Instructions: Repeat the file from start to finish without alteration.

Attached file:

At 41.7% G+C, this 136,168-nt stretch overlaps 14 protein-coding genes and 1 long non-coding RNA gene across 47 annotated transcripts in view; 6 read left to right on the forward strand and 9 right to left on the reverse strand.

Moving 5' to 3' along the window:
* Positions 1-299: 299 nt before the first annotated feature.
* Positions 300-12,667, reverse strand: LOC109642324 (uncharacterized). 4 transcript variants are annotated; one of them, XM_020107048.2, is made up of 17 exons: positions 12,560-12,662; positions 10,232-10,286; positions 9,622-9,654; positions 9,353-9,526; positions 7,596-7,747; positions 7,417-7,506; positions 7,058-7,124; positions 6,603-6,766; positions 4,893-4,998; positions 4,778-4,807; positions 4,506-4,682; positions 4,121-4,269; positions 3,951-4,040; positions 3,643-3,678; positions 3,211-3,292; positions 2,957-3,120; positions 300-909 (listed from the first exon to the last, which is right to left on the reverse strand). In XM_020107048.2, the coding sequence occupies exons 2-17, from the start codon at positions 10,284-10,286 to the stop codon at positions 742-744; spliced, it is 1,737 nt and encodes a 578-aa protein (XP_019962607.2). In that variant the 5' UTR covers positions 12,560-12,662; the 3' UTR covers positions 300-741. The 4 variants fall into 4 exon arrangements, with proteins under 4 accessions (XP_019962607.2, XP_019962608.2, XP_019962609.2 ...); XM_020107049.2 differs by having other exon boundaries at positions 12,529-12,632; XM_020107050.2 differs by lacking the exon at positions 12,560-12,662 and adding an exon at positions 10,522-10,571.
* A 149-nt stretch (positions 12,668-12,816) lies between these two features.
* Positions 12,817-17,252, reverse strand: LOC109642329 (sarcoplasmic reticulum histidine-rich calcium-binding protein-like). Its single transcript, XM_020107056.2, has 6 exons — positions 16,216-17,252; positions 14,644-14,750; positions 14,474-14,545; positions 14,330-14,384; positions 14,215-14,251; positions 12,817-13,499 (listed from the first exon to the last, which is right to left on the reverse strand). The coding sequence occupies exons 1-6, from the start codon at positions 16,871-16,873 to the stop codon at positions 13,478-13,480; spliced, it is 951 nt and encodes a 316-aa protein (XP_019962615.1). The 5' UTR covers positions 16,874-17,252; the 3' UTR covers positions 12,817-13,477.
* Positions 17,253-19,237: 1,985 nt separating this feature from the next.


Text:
At 41.7% G+C, this 136,168-nt stretch overlaps 14 protein-coding genes and 1 long non-coding RNA gene across 47 annotated transcripts in view; 6 read left to right on the forward strand and 9 right to left on the reverse strand.

Moving 5' to 3' along the window:
* Positions 1-299: 299 nt before the first annotated feature.
* Positions 300-12,667, reverse strand: LOC109642324 (uncharacterized). 4 transcript variants are annotated; one of them, XM_020107048.2, is made up of 17 exons: positions 12,560-12,662; positions 10,232-10,286; positions 9,622-9,654; positions 9,353-9,526; positions 7,596-7,747; positions 7,417-7,506; positions 7,058-7,124; positions 6,603-6,766; positions 4,893-4,998; positions 4,778-4,807; positions 4,506-4,682; positions 4,121-4,269; positions 3,951-4,040; positions 3,643-3,678; positions 3,211-3,292; positions 2,957-3,120; positions 300-909 (listed from the first exon to the last, which is right to left on the reverse strand). In XM_020107048.2, the coding sequence occupies exons 2-17, from the start codon at positions 10,284-10,286 to the stop codon at positions 742-744; spliced, it is 1,737 nt and encodes a 578-aa protein (XP_019962607.2). In that variant the 5' UTR covers positions 12,560-12,662; the 3' UTR covers positions 300-741. The 4 variants fall into 4 exon arrangements, with proteins under 4 accessions (XP_019962607.2, XP_019962608.2, XP_019962609.2 ...); XM_020107049.2 differs by having other exon boundaries at positions 12,529-12,632; XM_020107050.2 differs by lacking the exon at positions 12,560-12,662 and adding an exon at positions 10,522-10,571.
* A 149-nt stretch (positions 12,668-12,816) lies between these two features.
* Positions 12,817-17,252, reverse strand: LOC109642329 (sarcoplasmic reticulum histidine-rich calcium-binding protein-like). Its single transcript, XM_020107056.2, has 6 exons — positions 16,216-17,252; positions 14,644-14,750; positions 14,474-14,545; positions 14,330-14,384; positions 14,215-14,251; positions 12,817-13,499 (listed from the first exon to the last, which is right to left on the reverse strand). The coding sequence occupies exons 1-6, from the start codon at positions 16,871-16,873 to the stop codon at positions 13,478-13,480; spliced, it is 951 nt and encodes a 316-aa protein (XP_019962615.1). The 5' UTR covers positions 16,874-17,252; the 3' UTR covers positions 12,817-13,477.
* Positions 17,253-19,237: 1,985 nt separating this feature from the next.